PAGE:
Just because the growing season is winding down doesn’t mean it’s time to give up on or forget about troublesome weeds on the lawn.
Early fall is actually one of the best times of the year to control lawn weeds, mainly perennial weeds – the ones that typically die over winter before resprouting from their roots the following spring.
Some of the most common perennial lawn weeds include:
- ground ivy
- wild violets
- wild strawberry
Why fall is good timing
As temperatures drop in fall, perennial plants – including perennial weeds – prepare for winter dormancy by moving sugars manufactured in their leaves into their roots for winter storage. This action increases the effectiveness of herbicides that hitch a ride on the downward “translocation,” improving their ability to kill weed roots.
A few perennial weeds that sprout in fall and spring, including dandelions, plantain, and speedwell, are also more susceptible to fall herbicides because of their youthful vulnerability.
Both granular and liquid herbicides work better on perennial broadleaf lawn weeds in fall than in spring or summer. They’re best applied around and shortly after fall’s first frost on days that reach at least 50 degrees. (Perennial weeds typically survive the season’s first few frosty nights.)
Granular herbicides make the most sense when weeds are everywhere since the granules can be broadcast over a wide area. Preen Lawn Weed Control, for example, is a granular product that kills more than 200 species of broadleaf weeds in lawns.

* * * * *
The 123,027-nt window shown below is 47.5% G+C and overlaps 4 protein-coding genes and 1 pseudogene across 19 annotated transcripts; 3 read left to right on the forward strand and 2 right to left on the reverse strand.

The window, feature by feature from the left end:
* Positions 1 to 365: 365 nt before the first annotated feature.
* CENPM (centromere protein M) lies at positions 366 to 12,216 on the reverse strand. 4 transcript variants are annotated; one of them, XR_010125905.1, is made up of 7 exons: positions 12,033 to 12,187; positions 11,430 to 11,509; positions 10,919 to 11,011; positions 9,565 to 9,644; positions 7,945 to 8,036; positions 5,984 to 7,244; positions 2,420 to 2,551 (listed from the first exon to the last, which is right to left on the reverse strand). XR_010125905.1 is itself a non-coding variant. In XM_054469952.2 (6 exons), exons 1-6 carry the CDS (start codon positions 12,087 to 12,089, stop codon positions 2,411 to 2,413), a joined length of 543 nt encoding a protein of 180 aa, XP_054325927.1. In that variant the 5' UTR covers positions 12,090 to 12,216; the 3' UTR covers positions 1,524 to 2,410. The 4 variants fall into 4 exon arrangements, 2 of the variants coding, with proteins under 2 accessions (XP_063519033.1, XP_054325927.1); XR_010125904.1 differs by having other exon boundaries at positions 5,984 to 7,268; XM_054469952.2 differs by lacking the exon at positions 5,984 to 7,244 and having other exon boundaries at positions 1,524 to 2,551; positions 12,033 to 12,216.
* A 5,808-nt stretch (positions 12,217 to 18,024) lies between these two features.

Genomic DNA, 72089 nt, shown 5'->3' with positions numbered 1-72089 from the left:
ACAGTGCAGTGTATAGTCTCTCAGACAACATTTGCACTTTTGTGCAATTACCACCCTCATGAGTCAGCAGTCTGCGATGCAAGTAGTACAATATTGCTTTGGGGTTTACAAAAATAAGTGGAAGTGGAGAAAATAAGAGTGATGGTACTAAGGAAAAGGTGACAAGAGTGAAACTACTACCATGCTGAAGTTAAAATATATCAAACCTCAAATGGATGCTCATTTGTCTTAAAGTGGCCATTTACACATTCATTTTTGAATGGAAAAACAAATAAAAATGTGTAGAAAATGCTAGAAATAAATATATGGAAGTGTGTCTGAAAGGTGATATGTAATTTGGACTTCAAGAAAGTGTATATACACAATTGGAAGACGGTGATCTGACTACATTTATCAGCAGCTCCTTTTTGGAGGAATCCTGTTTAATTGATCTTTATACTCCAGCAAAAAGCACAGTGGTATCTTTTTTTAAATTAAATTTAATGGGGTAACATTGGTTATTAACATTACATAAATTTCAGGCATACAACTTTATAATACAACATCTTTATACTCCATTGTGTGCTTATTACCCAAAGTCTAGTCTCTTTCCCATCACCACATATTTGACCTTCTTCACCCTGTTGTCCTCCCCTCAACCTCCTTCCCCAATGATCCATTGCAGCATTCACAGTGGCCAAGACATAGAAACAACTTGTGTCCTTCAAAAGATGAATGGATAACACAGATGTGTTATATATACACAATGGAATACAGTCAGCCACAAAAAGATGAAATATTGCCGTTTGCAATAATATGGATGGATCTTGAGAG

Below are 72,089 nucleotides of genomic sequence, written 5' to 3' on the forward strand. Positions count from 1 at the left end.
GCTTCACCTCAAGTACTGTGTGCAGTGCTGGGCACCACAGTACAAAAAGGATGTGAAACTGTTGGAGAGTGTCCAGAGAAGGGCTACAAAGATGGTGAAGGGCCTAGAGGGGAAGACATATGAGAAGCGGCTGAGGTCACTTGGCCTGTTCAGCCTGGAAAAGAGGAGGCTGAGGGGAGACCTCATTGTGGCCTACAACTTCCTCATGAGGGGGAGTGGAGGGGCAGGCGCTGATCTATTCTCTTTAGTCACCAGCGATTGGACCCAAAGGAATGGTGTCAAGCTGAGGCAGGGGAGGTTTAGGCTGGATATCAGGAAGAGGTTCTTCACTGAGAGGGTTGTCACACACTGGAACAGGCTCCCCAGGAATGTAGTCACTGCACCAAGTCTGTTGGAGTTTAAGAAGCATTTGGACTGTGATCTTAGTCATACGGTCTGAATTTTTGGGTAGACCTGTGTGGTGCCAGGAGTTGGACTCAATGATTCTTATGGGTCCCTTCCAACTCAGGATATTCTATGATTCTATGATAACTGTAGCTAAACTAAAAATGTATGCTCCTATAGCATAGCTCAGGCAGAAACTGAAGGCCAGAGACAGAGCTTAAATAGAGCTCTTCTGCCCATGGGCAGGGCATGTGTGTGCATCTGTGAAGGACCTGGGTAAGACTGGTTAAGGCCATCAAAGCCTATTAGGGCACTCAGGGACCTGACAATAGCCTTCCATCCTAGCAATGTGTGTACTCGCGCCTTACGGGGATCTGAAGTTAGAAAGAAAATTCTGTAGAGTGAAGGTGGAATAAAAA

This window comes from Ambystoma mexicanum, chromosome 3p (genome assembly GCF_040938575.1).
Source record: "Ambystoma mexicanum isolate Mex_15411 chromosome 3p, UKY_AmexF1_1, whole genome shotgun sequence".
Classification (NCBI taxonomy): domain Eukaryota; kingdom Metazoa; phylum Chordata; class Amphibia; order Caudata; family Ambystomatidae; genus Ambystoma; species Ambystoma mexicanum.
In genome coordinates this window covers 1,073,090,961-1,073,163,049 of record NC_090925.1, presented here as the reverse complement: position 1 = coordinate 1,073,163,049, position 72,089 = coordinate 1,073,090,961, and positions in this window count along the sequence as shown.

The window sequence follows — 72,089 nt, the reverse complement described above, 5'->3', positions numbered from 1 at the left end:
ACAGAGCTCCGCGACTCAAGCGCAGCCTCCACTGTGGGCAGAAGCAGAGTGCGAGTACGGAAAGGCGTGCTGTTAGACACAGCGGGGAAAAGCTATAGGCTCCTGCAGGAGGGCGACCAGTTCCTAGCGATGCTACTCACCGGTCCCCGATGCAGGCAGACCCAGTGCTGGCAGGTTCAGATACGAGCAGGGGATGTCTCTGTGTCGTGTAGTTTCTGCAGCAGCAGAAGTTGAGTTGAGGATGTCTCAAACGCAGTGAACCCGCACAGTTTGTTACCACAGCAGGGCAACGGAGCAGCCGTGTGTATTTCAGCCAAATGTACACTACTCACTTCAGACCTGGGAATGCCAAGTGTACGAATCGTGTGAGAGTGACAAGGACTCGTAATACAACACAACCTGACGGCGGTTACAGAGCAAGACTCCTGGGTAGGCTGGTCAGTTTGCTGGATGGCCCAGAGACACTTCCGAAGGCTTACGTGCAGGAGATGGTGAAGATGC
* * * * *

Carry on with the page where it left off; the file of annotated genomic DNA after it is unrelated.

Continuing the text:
Liquid herbicides make more sense for spot-spraying patches of weeds here and there, limiting herbicide use only to where it’s needed.
In both cases, read herbicide labels carefully for safety and effectiveness tips as well as to make sure you’re using the right product in the first place. A common mistake is using a non-selective or “kill-everything” herbicide such as glyphosate or glufosinate in the lawn. These not only kill lawn weeds but turfgrass, too. To kill lawn weeds without harming turfgrass, look for an herbicide labeled for the control of broadleaf weeds in lawns. These typically include such active ingredients as 2,4D, dicamba, triclopyr, MCPP, and carfentrazone.
Pay particular attention if you’ve seeded or overseeded the lawn in late summer or earlier in fall. Lawn herbicides can damage young grass seedlings, typically until they’ve grown for at least three or four weeks and been mowed two to three times. The product label should recommend when it’s safe to apply to recently germinated grass.
Controlling other lawn weeds in the fall
Perennial grassy weeds such as quackgrass, bermudagrass, nimblewill, and nutsedge can be controlled to some degree in the lawn, but since they’re so botanically similar to turfgrass, herbicide options are limited, if available at all. Most of those weeds must be dug out or killed with a non-selective herbicide. Then the bare area can be seeded with new grass.
Read more on how to control grassy weeds on the lawn
Most biennial lawn weeds also can be as effectively controlled in fall as perennial broadleaf weeds.
Biennials are plants that sprout from seed and grow leaves the first year, then overwinter to flower, drop seed, and create new plants before dying in the second year.
As with perennials, first-year biennials also store sugars in their roots and are susceptible to fall herbicides.
Examples of biennials are:
- garlic mustard
- wild carrot
- prickly lettuce
Finally, winter annuals are another group of weeds that can be controlled in fall. These are plants that germinate from seed in the cool soil of fall and early winter, then grow and flower early the following year.
Recently sprouted winter annuals can be killed with the same herbicides that kill perennials and biennials, while fall-applied weed preventers can stop most new winter annuals from germinating.
Preen One Lawncare, for example, is a three-in-one product that can be used in fall to prevent the germination of winter annuals as well as kill existing broadleaf weeds, and fertilize the lawn.
Examples of winter annuals are:
- purple deadnettle
- yellow rocket
- mare’s tail
- hairy bittercress